At the third GOP presidential debate on Wednesday night, CNBC moderator Becky Quick asked Ted Cruz how he would “try and help” the working women in this country who “still earn just 77 percent of what men earn.”

Cruz expressed his sympathy for working women, citing women in his own life, single mothers. His mother raised Cruz alone for a time before his father—“thank god,” he said—”came back to my mom and me, and we were raised together.”

Marriage was an odd way to frame an answer about helping women economically, but Cruz has other solutions in mind, as well:

“Hillary Clinton and Bernie Sanders and all the Democrats talking about wanting to address the plight of working women, not a one of them mentioned the fact that under Barack Obama, 3.7 million women have entered poverty. Not a one of them mentioned the fact that under Barack Obama and the big government economy, the median wage for women has dropped $733. The truth of the matter is, big government benefits the wealthy, it benefits the lobbyists, it benefits the giant corporations. And the people who are getting hammered are small businesses, it's single moms, it's Hispanics.”

Cruz wants to cut business taxes while also cutting a slew of federal programs for the poor. Later in the debate, in response to a question about downsizing the Federal Reserve, Cruz tied in the question about working women and inequality. Cruz argued that “loose money” and rising prices is what’s hurting women. To help them, Cruz called for a return to the gold standard. “I think the Fed should get out of the business of trying to juice our economy and simply be focused on sound money and monetary stability, ideally tied to gold.”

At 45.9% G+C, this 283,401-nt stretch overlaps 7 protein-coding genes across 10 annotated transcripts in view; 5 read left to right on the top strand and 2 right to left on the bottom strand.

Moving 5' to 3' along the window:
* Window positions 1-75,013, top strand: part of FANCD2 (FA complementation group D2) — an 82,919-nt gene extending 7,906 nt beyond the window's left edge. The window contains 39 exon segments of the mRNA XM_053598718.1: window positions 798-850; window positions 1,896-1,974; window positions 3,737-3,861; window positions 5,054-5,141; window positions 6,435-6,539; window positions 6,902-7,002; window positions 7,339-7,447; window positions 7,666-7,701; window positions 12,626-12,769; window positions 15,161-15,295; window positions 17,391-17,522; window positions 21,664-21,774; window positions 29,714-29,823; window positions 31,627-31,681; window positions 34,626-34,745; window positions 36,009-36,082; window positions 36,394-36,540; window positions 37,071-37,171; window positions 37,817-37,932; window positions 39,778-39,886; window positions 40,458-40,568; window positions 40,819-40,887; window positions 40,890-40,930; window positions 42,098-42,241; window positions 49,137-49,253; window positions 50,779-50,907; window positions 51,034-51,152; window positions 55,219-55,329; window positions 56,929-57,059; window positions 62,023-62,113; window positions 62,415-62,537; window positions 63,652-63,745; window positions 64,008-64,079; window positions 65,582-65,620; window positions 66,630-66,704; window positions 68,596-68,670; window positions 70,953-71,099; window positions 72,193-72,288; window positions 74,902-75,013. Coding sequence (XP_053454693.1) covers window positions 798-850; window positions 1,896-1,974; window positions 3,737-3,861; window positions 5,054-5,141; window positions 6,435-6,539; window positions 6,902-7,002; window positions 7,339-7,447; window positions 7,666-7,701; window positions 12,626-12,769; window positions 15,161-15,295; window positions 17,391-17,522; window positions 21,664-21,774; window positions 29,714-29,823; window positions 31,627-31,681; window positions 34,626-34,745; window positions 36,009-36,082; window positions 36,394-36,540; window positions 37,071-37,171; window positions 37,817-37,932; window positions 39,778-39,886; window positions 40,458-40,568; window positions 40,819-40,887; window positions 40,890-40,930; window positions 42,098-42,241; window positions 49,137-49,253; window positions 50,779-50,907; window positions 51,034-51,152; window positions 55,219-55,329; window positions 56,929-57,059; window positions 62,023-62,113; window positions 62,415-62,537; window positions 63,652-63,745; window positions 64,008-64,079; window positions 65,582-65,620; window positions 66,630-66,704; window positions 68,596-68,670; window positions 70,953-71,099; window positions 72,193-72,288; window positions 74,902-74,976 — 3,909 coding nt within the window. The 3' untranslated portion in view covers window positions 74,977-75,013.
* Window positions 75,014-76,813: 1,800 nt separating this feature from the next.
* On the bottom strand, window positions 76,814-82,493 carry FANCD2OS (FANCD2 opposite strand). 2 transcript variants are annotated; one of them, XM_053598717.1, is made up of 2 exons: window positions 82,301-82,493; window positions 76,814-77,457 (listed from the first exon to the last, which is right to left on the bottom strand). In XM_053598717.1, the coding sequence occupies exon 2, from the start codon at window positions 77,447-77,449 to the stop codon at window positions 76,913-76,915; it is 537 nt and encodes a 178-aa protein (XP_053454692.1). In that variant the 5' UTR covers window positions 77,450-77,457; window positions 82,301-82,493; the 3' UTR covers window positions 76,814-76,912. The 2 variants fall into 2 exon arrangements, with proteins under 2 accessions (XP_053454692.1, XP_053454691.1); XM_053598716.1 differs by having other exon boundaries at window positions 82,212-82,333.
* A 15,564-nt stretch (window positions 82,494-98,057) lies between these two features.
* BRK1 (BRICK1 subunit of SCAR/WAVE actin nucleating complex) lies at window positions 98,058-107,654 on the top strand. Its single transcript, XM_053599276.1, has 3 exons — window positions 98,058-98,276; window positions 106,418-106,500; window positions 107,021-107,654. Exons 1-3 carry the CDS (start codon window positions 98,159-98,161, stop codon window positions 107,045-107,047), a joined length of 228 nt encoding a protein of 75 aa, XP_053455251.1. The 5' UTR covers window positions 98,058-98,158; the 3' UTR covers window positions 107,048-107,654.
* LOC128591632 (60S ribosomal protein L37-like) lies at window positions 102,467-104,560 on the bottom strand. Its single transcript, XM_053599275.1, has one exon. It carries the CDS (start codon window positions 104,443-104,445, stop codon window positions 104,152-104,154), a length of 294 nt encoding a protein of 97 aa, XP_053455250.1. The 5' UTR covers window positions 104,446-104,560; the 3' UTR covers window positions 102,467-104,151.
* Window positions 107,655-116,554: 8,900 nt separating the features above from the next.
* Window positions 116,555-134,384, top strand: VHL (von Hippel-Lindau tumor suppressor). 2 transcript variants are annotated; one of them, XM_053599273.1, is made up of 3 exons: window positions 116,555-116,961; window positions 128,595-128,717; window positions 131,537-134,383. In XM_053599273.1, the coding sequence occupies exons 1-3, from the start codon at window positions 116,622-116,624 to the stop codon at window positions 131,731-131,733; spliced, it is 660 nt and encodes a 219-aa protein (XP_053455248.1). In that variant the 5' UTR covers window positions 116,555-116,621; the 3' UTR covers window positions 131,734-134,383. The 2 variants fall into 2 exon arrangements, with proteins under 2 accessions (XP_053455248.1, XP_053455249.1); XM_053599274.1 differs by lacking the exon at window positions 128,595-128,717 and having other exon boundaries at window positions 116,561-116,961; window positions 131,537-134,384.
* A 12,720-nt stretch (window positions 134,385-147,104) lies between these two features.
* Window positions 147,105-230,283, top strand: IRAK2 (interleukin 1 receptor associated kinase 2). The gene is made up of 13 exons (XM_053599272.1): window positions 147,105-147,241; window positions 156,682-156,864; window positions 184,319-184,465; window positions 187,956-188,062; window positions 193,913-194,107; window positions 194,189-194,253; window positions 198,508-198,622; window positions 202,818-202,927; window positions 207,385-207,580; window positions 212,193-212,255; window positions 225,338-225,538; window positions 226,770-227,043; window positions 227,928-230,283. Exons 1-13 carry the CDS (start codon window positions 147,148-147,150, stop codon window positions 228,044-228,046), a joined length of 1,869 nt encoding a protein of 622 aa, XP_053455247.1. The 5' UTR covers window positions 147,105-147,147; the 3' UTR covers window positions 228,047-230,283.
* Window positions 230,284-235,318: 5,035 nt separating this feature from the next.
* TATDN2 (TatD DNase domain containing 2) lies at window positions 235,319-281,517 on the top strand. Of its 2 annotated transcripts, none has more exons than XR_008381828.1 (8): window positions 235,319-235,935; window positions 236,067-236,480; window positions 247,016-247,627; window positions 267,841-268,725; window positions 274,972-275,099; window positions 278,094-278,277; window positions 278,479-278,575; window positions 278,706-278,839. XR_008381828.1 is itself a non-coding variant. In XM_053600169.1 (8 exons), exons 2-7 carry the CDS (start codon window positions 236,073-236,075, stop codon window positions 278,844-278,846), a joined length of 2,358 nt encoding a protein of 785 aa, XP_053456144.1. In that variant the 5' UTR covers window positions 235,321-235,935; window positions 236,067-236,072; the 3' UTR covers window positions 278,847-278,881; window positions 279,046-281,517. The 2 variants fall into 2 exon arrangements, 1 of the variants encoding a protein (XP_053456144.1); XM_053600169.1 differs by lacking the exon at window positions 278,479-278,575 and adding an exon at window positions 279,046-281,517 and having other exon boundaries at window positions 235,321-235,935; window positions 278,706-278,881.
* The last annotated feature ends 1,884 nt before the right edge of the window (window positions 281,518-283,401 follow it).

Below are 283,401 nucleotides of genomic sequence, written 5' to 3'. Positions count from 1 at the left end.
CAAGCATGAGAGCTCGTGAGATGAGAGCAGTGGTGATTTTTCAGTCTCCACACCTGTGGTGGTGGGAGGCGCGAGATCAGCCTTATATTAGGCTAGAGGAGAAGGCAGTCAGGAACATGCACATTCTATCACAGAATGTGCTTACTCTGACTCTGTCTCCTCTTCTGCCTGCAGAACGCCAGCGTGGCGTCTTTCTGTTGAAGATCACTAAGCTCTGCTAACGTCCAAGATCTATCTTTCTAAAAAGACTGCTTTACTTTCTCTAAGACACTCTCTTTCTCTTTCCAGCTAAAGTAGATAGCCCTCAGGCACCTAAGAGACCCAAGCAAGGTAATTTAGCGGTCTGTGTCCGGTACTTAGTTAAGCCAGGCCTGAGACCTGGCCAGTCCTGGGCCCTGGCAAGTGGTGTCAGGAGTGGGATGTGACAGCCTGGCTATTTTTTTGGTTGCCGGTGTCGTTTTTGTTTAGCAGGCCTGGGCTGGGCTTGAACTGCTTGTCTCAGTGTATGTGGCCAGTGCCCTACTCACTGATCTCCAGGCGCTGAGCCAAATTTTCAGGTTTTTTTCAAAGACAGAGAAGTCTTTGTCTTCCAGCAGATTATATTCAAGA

His answer on the gold standard might have come from left-field, but otherwise Cruz's thinking is standard fare for how Republicans view gender inequality. And there is no evidence that cutting business taxes benefits women, or would have any impact on the wage gap. We know the factors driving the wage gap, which include years in the workforce, career field, and discrimination. Some policies, like anti-discrimination laws, are designed to prevent and correct sexism in the workforce—that’s what conservatives like Cruz dismiss as politicizing the issue. But if conservatives want to ignore discrimination as a factor in the gender gap, then there are a host of other policy proposals on the table, such as paid family leave, paid sick leave, childcare services, and the minimum wage.

He opposes each policy at the federal level, of course. “I think maternity leave and paternity leave are wonderful things. I support them personally,” he said in September. “But I don’t think the federal government should be in the business of mandating them.”

Unlike the hope that tax cuts will somehow trickle down to help women, however, policies like paid leave would have an immediate effect on millions of working women, whether they are single or married, childless or mothers.